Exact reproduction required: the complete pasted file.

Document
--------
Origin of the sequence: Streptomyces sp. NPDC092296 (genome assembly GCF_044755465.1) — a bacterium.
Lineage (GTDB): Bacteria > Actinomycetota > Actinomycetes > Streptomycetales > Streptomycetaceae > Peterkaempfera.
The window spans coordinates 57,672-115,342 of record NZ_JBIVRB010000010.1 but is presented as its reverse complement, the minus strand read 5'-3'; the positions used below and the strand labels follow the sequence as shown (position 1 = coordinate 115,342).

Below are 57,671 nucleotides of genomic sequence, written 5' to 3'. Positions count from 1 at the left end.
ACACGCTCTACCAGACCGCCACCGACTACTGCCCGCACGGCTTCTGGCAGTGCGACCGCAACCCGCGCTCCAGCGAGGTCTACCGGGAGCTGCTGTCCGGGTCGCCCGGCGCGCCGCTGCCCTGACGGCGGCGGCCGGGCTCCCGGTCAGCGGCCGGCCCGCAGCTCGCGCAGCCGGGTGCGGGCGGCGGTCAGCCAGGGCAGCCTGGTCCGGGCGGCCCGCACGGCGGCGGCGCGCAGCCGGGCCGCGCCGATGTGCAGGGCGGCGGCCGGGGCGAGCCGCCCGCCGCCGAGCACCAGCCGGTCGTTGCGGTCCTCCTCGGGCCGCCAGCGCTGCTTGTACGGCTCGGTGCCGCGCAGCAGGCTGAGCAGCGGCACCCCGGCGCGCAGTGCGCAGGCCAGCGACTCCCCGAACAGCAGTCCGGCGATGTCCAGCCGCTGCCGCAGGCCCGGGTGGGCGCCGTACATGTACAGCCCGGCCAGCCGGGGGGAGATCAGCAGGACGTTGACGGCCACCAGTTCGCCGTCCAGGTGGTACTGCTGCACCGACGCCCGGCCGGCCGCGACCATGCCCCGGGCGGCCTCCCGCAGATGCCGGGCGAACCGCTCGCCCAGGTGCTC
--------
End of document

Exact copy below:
Origin of the sequence: Streptomyces sp. NPDC092296 (genome assembly GCF_044755465.1) — a bacterium.
Lineage (GTDB): Bacteria > Actinomycetota > Actinomycetes > Streptomycetales > Streptomycetaceae > Peterkaempfera.
The window spans coordinates 57,672-115,342 of record NZ_JBIVRB010000010.1 but is presented as its reverse complement, the minus strand read 5'-3'; the positions used below and the strand labels follow the sequence as shown (position 1 = coordinate 115,342).

Below are 57,671 nucleotides of genomic sequence, written 5' to 3'. Positions count from 1 at the left end.
ACACGCTCTACCAGACCGCCACCGACTACTGCCCGCACGGCTTCTGGCAGTGCGACCGCAACCCGCGCTCCAGCGAGGTCTACCGGGAGCTGCTGTCCGGGTCGCCCGGCGCGCCGCTGCCCTGACGGCGGCGGCCGGGCTCCCGGTCAGCGGCCGGCCCGCAGCTCGCGCAGCCGGGTGCGGGCGGCGGTCAGCCAGGGCAGCCTGGTCCGGGCGGCCCGCACGGCGGCGGCGCGCAGCCGGGCCGCGCCGATGTGCAGGGCGGCGGCCGGGGCGAGCCGCCCGCCGCCGAGCACCAGCCGGTCGTTGCGGTCCTCCTCGGGCCGCCAGCGCTGCTTGTACGGCTCGGTGCCGCGCAGCAGGCTGAGCAGCGGCACCCCGGCGCGCAGTGCGCAGGCCAGCGACTCCCCGAACAGCAGTCCGGCGATGTCCAGCCGCTGCCGCAGGCCCGGGTGGGCGCCGTACATGTACAGCCCGGCCAGCCGGGGGGAGATCAGCAGGACGTTGACGGCCACCAGTTCGCCGTCCAGGTGGTACTGCTGCACCGACGCCCGGCCGGCCGCGACCATGCCCCGGGCGGCCTCCCGCAGATGCCGGGCGAACCGCTCGCCCAGGTGCTC